Complete section of pacemaker lead due to subclavian crush

Stephane L Noble, Haran Burri and Henri Sunthorn
Med J Aust 2005; 182 (12): 643. || doi: 10.5694/j.1326-5377.2005.tb06854.x
Published online: 20 June 2005

An 81-year-old woman was fitted with a single-chamber pacemaker for atrial fibrillation and symptomatic bradycardia (Microny SR 2425T, Pacesetter, Sylmar, Calif, USA; silicone lead 1402 T, Siemens, Sylmar, Calif, USA).

Seven years later, she presented with fatigue and presyncope of 1 week’s duration. She had also noticed contractions of the pectoral muscles on the left side of the chest. An electrocardiogram (Box 1) showed evidence of ventricular undersensing and non-capture, and a chest x-ray (Box 2) revealed complete fracture of the pacemaker lead. The pacemaker was replaced, and a new lead implanted using the cephalic vein cutdown approach.

The patient’s medical record indicated that, 8 months previously, when she developed a cough, a chest x-ray had been performed by her physician. At around the same time, a routine check of the function of her pacemaker indicated that it was functioning normally. Re-examination of the x-ray revealed signs of lead erosion (Box 3) which had gone unnoticed. Thus, despite significant damage to the lead, pacemaker function may be unaffected.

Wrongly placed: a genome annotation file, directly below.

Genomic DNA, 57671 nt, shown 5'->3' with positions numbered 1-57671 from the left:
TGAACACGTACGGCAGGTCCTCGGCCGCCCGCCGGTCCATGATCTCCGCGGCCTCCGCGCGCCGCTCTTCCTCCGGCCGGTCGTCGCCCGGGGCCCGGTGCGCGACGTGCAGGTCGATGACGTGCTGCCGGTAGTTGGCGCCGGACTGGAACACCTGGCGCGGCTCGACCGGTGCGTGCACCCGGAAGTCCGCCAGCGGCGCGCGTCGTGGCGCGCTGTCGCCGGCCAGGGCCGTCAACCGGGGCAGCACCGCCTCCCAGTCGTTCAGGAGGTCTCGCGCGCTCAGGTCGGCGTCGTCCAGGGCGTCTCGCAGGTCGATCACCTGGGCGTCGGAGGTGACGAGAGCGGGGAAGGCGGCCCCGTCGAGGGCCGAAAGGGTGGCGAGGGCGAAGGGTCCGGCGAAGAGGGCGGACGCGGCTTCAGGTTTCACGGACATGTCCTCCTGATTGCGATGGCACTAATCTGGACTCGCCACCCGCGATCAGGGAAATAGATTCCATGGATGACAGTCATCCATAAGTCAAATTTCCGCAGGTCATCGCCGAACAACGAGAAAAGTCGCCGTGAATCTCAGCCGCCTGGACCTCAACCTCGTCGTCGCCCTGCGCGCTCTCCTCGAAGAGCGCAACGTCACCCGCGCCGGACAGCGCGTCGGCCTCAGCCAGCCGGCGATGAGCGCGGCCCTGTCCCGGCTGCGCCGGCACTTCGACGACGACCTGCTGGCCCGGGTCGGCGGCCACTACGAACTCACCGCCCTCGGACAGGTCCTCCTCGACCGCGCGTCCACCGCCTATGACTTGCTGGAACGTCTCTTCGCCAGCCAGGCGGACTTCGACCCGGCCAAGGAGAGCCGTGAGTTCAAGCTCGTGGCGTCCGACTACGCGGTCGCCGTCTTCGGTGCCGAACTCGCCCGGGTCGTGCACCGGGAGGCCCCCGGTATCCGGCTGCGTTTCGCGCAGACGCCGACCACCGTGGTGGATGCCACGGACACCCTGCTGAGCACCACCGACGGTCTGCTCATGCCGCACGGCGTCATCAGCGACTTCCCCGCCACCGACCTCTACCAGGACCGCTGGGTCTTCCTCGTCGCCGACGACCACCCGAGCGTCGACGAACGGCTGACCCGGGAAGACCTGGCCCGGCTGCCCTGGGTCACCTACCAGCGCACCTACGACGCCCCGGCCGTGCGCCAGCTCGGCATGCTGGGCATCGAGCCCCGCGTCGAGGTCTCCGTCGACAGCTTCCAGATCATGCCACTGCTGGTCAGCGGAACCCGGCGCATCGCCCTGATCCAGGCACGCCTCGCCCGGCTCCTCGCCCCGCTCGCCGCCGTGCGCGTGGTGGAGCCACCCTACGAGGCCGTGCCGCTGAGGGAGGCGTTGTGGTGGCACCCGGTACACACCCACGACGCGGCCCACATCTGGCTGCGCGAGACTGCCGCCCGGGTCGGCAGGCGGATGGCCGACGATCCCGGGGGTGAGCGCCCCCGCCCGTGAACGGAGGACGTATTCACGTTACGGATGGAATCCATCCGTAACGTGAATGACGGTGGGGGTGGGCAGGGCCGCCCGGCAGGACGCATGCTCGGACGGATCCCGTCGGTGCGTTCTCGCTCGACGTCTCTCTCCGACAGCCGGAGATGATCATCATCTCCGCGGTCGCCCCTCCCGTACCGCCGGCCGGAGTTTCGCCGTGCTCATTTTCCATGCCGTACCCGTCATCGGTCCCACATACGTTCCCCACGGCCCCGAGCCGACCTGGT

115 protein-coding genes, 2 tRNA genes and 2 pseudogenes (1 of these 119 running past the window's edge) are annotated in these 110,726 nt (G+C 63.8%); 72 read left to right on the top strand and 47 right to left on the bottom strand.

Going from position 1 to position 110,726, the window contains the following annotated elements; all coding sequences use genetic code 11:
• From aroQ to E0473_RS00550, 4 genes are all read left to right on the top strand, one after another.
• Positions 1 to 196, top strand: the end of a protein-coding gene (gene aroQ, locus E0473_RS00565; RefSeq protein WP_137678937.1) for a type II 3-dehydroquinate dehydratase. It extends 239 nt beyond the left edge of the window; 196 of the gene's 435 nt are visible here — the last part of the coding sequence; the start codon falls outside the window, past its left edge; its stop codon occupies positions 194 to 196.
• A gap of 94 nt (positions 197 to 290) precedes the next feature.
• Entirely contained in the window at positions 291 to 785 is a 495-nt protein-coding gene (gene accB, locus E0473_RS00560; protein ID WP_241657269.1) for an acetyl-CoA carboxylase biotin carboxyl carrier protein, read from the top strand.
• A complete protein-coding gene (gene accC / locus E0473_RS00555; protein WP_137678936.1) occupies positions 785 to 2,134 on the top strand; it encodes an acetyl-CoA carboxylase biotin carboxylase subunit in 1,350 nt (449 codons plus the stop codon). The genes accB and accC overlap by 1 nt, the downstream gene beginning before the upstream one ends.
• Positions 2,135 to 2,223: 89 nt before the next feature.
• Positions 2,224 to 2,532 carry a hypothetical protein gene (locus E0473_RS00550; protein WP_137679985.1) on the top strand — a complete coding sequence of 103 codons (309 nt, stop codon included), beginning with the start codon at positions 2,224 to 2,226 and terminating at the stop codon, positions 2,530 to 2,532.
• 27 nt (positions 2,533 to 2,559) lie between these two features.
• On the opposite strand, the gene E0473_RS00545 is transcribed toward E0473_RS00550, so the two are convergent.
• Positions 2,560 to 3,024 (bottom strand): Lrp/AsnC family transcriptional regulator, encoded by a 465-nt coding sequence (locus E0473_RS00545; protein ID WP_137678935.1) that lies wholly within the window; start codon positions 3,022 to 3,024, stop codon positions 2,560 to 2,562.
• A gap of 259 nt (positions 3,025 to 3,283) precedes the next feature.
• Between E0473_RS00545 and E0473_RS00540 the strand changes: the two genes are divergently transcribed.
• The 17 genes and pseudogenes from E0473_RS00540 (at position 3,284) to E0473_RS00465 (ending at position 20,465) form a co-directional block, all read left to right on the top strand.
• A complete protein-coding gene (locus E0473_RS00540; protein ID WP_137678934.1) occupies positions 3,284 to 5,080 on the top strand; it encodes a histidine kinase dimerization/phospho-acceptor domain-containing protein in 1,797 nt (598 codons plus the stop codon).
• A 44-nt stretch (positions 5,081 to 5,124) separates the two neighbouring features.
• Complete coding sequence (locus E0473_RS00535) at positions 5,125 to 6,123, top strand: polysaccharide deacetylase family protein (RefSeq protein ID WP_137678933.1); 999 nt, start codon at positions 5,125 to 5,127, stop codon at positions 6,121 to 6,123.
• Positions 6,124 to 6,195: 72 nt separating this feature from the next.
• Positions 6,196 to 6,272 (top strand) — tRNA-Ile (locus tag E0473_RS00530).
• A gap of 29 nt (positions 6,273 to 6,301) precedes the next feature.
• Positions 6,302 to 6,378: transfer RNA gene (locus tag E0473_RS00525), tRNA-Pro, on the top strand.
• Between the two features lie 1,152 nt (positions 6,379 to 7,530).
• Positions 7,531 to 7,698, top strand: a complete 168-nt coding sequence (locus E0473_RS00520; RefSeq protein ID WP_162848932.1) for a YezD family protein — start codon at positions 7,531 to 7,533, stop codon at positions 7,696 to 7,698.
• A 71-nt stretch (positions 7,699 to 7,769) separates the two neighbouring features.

Friction of the lead, most often against the clavicle and the first rib (known as subclavian crush) can damage the lead. The incidence of fracture of pacemaker leads is about 1.0%–2.5% and increases with the age of the lead.1 A way of avoiding this complication is to introduce the lead into the axillary or cephalic vein rather than via subclavian vein puncture.2,3

Routine chest x-rays should be performed to monitor the condition of pacemaker leads, especially where they cross the clavicle. We recommend an annual chest x-ray for pacemaker-dependent patients. This may identify lead damage that may not be apparent during a standard pacemaker check, and thus, potentially, avoid syncope or sudden death.

1 Electrocardiogram on admission showing pacing spikes with evidence of ventricular undersensing and non-capture

2 Chest x-ray on admission showing complete section of the pacemaker lead at the level of the clavicle

3 Chest x-ray performed 8 months before admission, showing evidence of lead damage that went unnoticed

  • Stephane L Noble1
  • Haran Burri2
  • Henri Sunthorn3

  • Department of Cardiology, University Hospital of Geneva, Geneva, Switzerland.


  • 1. Jacobs DM, Fink AS, Miller RP, et al. Anatomical and morphological evaluation of pacemaker lead compression. Pacing Clin Electrophysiol 1993; 16 (3 Pt 1): 434-444.
  • 2. Antonelli D, Rosenfeld T, Freedberg NA, et al. Insulation lead failure: is it a matter of insulation coating, venous approach, or both? Pacing Clin Electrophysiol 1998; 21: 418-421.
  • 3. Weiner S, Patel J, Jadonath R, et al. Lead failure due to the subclavian crush syndrome in a patient implanted with both standard and thin bipolar spiral wound leads. Pacing Clin Electrophysiol 1999; 22 (6 Pt I): 975-976.


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